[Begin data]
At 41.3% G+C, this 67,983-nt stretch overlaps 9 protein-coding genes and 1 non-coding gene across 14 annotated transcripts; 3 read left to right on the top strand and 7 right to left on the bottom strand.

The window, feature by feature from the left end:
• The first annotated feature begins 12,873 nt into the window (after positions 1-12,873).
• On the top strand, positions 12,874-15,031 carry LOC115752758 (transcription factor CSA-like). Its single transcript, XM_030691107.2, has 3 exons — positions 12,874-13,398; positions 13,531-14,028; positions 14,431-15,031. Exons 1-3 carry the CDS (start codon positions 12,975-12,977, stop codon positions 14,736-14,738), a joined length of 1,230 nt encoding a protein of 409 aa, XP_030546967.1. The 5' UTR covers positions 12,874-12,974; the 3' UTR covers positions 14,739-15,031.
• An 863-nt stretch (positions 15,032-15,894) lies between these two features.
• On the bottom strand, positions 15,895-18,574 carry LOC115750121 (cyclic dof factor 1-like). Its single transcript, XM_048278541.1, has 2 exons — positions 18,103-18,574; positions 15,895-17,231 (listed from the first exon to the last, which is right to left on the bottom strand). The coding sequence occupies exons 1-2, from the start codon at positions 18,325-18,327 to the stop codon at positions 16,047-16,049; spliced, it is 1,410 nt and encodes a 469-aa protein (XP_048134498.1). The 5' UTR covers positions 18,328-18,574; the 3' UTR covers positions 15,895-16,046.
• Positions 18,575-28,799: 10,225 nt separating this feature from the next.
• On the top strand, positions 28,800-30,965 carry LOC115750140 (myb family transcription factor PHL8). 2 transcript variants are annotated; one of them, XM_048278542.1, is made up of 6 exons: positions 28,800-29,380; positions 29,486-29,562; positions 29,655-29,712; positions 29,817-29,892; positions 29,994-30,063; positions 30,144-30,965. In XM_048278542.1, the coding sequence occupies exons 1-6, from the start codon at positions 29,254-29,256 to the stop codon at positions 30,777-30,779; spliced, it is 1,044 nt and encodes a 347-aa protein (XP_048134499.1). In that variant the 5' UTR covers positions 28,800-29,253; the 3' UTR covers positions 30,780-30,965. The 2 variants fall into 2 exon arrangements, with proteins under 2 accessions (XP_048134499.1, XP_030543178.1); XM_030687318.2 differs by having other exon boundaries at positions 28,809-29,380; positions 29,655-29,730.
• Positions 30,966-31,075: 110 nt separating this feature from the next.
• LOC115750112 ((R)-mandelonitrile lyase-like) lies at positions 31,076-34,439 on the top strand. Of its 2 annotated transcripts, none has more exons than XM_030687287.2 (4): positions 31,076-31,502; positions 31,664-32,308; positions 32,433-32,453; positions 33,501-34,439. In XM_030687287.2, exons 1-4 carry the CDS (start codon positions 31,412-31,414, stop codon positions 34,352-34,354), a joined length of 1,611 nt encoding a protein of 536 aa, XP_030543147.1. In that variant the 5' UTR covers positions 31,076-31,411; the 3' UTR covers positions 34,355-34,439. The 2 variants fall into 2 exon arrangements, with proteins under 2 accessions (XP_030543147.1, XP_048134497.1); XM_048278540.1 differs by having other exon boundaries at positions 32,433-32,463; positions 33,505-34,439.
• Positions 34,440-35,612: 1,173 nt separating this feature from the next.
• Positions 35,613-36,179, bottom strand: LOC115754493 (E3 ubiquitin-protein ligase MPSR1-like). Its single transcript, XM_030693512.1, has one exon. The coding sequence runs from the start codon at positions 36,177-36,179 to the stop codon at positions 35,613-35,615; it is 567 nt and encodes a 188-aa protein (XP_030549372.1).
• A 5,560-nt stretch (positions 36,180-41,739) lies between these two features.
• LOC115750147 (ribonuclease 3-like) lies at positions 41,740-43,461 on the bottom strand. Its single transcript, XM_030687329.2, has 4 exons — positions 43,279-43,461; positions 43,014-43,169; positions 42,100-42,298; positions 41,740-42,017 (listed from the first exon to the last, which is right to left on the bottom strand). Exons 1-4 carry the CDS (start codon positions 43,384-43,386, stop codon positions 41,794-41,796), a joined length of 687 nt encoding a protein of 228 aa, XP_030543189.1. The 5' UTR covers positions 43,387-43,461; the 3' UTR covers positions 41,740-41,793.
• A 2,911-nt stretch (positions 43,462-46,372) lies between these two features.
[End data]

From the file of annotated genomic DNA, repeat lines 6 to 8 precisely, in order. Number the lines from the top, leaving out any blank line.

• On the bottom strand, positions 15,895-18,574 carry LOC115750121 (cyclic dof factor 1-like). Its single transcript, XM_048278541.1, has 2 exons — positions 18,103-18,574; positions 15,895-17,231 (listed from the first exon to the last, which is right to left on the bottom strand). The coding sequence occupies exons 1-2, from the start codon at positions 18,325-18,327 to the stop codon at positions 16,047-16,049; spliced, it is 1,410 nt and encodes a 469-aa protein (XP_048134498.1). The 5' UTR covers positions 18,328-18,574; the 3' UTR covers positions 15,895-16,046.
• Positions 18,575-28,799: 10,225 nt separating this feature from the next.
• On the top strand, positions 28,800-30,965 carry LOC115750140 (myb family transcription factor PHL8). 2 transcript variants are annotated; one of them, XM_048278542.1, is made up of 6 exons: positions 28,800-29,380; positions 29,486-29,562; positions 29,655-29,712; positions 29,817-29,892; positions 29,994-30,063; positions 30,144-30,965. In XM_048278542.1, the coding sequence occupies exons 1-6, from the start codon at positions 29,254-29,256 to the stop codon at positions 30,777-30,779; spliced, it is 1,044 nt and encodes a 347-aa protein (XP_048134499.1). In that variant the 5' UTR covers positions 28,800-29,253; the 3' UTR covers positions 30,780-30,965. The 2 variants fall into 2 exon arrangements, with proteins under 2 accessions (XP_048134499.1, XP_030543178.1); XM_030687318.2 differs by having other exon boundaries at positions 28,809-29,380; positions 29,655-29,730.